Teri Vance: Embracing age as ever-giving birthday gift
I had a birthday this week. I turned 44.
It’s interesting what happens after you turn 40. People start to dance around the topic of age, and once they find out how old you are, there’s this obligation to say, “You don’t look that old,” or some variation of that.
I’ve even found myself doing it. I was talking to a friend of my husband’s the other night when I found out she’s nearly 59.
I was legitimately surprised to find that out. She really does look much younger.
But I found myself struggling to communicate that. There’s no shame in being 59. Somehow, in our society, age has become on insult.
She looks great — not great for her age — just great.
But it’s not just about how you look. I’m always drawn to people who are courageous enough to pursue their passions, no matter their age.
I’d like to compliment people on the quality of life they live and their willingness to be authentic. Even if that sounds weird.
I have more than once been wished, “Happy 29th birthday,” with a wink. But I’m not 29. I don’t even wish I was. There were a lot of hard things about being 20 — not that there’s no hardship now, but I’ve moved beyond the lessons of 20. I’m happy to be where I am.
I have a Facebook friend who turned 47 this week. As is her tradition, she posted a selfie with no make-up and no filters.
It’s her way of embracing where she is in life and practicing radical self-love, with no apologies.
I stopped dyeing my hair almost a year-and-a-half ago. I started going gray in high school, and was always self-conscious about it when people would notice.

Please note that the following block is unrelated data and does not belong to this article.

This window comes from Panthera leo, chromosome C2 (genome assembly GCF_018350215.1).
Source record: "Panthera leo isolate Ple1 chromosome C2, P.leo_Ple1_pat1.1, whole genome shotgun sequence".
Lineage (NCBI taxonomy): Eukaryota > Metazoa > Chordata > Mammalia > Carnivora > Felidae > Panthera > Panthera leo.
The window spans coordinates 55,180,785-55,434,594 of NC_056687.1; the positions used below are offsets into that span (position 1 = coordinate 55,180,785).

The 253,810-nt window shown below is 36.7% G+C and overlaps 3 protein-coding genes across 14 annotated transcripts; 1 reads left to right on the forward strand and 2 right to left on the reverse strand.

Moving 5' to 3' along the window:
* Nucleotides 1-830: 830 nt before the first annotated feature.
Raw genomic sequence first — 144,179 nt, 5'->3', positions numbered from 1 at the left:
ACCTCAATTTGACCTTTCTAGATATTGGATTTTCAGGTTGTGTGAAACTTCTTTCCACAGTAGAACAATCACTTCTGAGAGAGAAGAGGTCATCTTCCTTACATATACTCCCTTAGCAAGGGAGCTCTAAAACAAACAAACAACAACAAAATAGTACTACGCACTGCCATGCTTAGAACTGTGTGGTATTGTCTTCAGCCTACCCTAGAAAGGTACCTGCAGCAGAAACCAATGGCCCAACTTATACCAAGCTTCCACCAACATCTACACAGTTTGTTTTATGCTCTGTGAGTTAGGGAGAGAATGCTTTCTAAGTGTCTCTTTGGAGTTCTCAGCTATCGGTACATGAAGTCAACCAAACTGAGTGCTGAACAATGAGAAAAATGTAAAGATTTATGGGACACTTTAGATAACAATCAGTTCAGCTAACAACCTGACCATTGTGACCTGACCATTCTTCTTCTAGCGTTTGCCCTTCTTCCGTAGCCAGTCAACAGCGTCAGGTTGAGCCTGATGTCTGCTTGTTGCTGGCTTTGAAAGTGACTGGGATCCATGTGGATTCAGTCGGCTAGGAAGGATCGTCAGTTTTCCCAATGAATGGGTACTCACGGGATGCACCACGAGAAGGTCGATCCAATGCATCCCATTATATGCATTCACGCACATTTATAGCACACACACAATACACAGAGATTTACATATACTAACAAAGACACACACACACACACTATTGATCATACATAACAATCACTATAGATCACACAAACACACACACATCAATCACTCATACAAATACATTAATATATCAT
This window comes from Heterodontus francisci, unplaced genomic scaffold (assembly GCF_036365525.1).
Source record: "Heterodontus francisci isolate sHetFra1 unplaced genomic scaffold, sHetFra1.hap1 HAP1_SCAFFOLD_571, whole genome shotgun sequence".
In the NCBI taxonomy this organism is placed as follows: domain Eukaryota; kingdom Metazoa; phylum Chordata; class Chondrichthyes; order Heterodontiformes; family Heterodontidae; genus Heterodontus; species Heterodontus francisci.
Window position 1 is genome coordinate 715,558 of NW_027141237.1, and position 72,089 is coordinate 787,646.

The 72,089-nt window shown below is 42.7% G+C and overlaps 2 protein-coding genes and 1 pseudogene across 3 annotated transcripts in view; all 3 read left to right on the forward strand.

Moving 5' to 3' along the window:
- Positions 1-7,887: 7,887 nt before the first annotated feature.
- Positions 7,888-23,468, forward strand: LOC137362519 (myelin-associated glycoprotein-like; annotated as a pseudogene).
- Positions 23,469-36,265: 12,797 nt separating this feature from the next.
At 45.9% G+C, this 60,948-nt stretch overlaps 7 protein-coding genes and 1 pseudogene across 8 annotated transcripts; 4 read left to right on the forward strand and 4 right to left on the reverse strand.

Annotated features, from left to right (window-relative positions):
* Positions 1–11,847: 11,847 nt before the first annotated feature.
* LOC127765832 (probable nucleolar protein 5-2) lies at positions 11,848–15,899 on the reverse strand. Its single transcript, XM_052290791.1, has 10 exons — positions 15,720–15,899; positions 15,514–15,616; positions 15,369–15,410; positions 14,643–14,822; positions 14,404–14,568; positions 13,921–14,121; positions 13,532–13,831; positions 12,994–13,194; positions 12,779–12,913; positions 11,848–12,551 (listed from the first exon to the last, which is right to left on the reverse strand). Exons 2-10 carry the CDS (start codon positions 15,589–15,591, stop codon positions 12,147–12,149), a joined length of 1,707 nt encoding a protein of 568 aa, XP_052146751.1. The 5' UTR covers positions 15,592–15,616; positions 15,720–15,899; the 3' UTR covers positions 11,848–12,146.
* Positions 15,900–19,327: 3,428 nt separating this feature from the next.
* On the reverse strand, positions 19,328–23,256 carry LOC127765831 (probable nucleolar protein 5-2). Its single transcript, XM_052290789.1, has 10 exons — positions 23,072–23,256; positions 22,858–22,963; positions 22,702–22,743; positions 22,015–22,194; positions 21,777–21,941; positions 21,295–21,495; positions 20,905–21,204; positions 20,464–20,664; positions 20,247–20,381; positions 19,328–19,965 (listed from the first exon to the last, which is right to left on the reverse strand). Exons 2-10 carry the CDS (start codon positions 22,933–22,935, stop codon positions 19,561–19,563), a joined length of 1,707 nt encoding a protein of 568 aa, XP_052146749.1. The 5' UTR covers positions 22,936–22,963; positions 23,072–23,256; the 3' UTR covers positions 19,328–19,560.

I highlighted through most of my 20s and by my early 30s was having to color regularly with the gray hair shining through. By 40, I was wondering when the “appropriate” age would be to stop coloring all together. Would it be 50? 60?
With the encouragement of my husband, I quit cold turkey in October 2017.
It’s been an interesting experience in terms of gauging other people’s reactions.
I admit, it’s taken me some time to get used to it. But it’s also been an adjustment for people in general.
While I have received many compliments (some people even think I dyed it this color), a lot of people are uncomfortable when they see it.
Gray hair equals old. And old equals undesirable.
More than one person has told me they’ll never stop coloring because they value their looks and youthfulness too much. The truth is, that’s fine. I’m not trying to convince anyone to join me. It’s a personal decision.
Gray is just a color. Age is just a number.
I’d like to focus my energy on living what life I have the best way I can.
There’s only one way forward, and that’s to get older. I’m OK with that.
Teri Vance is a journalist, freelance writer and native Nevadan. Contact her with column ideas at firstname.lastname@example.org.